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Ensuring good seismic performance with platform-frame wood housing

https://library.fpinnovations.ca/en/permalink/fpipub37851
Author
Rainer, J.H.
Karacabeyli, Erol
Date
December 2000
Material Type
Research report
Field
Sustainable Construction
, National Research Council of Canada, Ottawa. Also Structural commentaries (Part 4). 3. Rainer, J.H
Author
Rainer, J.H.
Karacabeyli, Erol
Contributor
National Research Council. Institute for Research in Construction.
Date
December 2000
Material Type
Research report
Physical Description
4 p.
Sector
Wood Products
Field
Sustainable Construction
Research Area
Building Systems
Subject
Design
Building construction
Series Number
Construction Technology Update ; No. 45
W-2456
Location
Vancouver, British Columbia
Language
English
Abstract
This Update reviews the generally good performance of platform-frame wood housing in earthquakes, presents solutions to some problems that occur in practice, and outlines new developments in technology, standards and codes.
Building construction - Design
Earthquakes, Effect on building construction
Documents
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Improved prediction of seismic resistance of part 9 houses : final report

https://library.fpinnovations.ca/en/permalink/fpipub37943
Author
Rainer, J.H.
Ni, Chun
Date
May 2009
Material Type
Research report
Field
Sustainable Construction
Author
Rainer, J.H.
Ni, Chun
Contributor
Canada Mortgage and Housing Corporation (CMHC)
Date
May 2009
Material Type
Research report
Physical Description
96 p.
Sector
Wood Products
Field
Sustainable Construction
Research Area
Building Systems
Subject
Design
Building construction
Series Number
W-2636
Location
Vancouver, British Columbia
Language
English
Abstract
This report of the research project "Improved prediction of seismic resistance of Part 9 Houses" under the CMHC External Research Program consists of a review and assessment of analysis methods; numerical evaluation of current seismic design requirements in Canada; and new formulations for seismic design of conventional wood-frame construction in Canada. The relative performance of three mechanics-based methods is ascertained by comparing the test data of lateral capacities of partially restrained wall specimens having window openings with the predicted results from three calculation methods: Method 1 by Ni and Karacabeyli (2000, 2002) is the simplest to use and gave the most conservative results; Method 2 by Källsner et al., (2001, 2002) is less conservative but more complicated to apply to practical problems, and Method 3 by Källsner and Gurhammar (2005, 2006) gives non-conservative results. The suitability of other methods of analysis, (e.g. SAWS, Drain2D-X) was also examined. Method 1 was chosen as the principal analysis tool for this investigation. The adequacy of the seismic provisions of the CWC 2004 Design Guide and of the proposals for Part 9 of the 2010 NBCC are assessed by the seismic design methods specified in Part 4 of the 2005 NBCC and utilizing the analysis Method 1. Two building types were used: a square building of 15.0 x 15.0 m plan and a rectangular one of 4.8 x 15.0 m, each of 1, 2 and 3 storeys height. The analysis indicates that neither the current CWC Guide nor the proposals for the 2010 NBCC Part 9 meet the seismic requirements of Part 4 of the 2005 NBCC for the higher seismic zones. The discrepancies are particularly pronounced for the shorter side of the rectangular buildings. It must be noted that the buildings studied in this investigation represented worst case scenarios. In reality, wood-frame houses would generally contain more walls than the minimum wall lengths required by the CWC Guide and the proposed NBCC 2010, and thus would possess larger lateral resistance. Following the numerical results of a parametric study of different wall constructions, two new approaches for the seismic provisions of conventional wood-frame construction in Canada are presented, an area-based method, and a method based on percentages of braced wall lengths. Both methods conform substantially to the seismic requirements of Part 4 of the 2005 NBCC. For heavy construction the provisions for 1 and 2 storey buildings give reasonable agreement with those for 2 and 3 storeys of light construction. Additional parameter studies should be carried out for irregular buildings, for heavy wall cladding such as stucco and masonry, and for minimum size of braced wall panels.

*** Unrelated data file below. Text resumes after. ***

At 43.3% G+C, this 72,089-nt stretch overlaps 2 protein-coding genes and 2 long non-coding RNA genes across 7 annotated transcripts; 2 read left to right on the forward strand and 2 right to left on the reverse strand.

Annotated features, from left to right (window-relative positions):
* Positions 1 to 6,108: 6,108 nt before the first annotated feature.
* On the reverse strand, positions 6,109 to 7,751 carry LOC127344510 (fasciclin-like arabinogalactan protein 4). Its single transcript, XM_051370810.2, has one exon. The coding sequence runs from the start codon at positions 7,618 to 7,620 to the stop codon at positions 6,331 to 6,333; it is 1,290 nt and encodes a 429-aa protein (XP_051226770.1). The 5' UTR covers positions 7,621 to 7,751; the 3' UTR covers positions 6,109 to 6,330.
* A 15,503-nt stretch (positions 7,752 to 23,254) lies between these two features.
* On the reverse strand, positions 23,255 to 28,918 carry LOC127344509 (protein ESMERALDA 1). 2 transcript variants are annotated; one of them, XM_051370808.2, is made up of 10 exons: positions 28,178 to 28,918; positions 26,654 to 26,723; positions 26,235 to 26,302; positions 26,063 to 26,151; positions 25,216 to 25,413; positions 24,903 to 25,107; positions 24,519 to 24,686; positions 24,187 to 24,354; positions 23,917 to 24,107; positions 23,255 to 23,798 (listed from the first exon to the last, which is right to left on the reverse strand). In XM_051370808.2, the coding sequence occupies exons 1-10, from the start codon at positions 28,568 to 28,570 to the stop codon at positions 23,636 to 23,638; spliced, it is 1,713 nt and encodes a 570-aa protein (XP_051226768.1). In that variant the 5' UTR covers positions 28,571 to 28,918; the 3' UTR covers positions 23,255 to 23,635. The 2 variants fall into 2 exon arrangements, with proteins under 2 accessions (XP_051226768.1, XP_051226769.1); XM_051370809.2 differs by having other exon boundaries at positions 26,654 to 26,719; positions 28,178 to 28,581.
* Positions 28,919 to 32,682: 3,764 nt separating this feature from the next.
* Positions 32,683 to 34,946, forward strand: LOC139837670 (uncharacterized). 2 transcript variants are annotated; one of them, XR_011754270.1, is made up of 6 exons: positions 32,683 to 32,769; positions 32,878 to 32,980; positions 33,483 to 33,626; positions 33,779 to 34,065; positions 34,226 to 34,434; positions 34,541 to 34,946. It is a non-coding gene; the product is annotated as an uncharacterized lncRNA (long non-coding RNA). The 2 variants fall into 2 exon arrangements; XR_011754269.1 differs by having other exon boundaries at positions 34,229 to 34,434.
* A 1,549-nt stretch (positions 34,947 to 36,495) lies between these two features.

Building construction - Design
Building construction - Light-frame
Earthquakes, Effect on building construction
Documents
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Improved prediction of seismic resistance of part 9 houses: progress report

https://library.fpinnovations.ca/en/permalink/fpipub37875
Author
Rainer, J.H.
Ni, Chun
Date
March 2008
Material Type
Research report
Field
Sustainable Construction
Author
Rainer, J.H.
Ni, Chun
Contributor
Canada Mortgage and Housing Corporation (CMHC)
Date
March 2008
Material Type
Research report
Physical Description
20 p.
Sector
Wood Products
Field
Sustainable Construction
Research Area
Building Systems
Subject
Design
Building construction
Series Number
5580
W-2510
Location
Vancouver, British Columbia
Language
English
Abstract
This Interim Report of the research project "Improved prediction of seismic resistance of Part 9 Houses" under the CMHC External Research Program presents a detailed literature review of research relevant to lateral resistance of conventional wood-frame construction and an assessment of three mechanics-based methods for calculating lateral capacity. The relative performance of the three mechanics-based methods is ascertained by comparing the test data of lateral capacities of partially restrained wall specimens having window openings with the predicted results from the calculation methods. Method 1 by Ni and Karacabeyli (2000, 2002) is the simplest to use and gave the most conservative results; Method 2 by Källsner et al., (2001, 2002) is less conservative but more complicated, and Method 3 by Källsner and Gurhammar (2005, 2006) gives non-conservative results. In the next phase of the project, these mechanics-based methods will be further calibrated against pertinent shake table results from the recent UBC "Earthquake 99" project and from the Forintek – Tongji University tests of conventional wood-frame construction. They will then be employed in the determination of the seismic response of houses as prescribed by the seismic part of the Engineering Guide for Wood Frame Construction published by the Canadian Wood Council.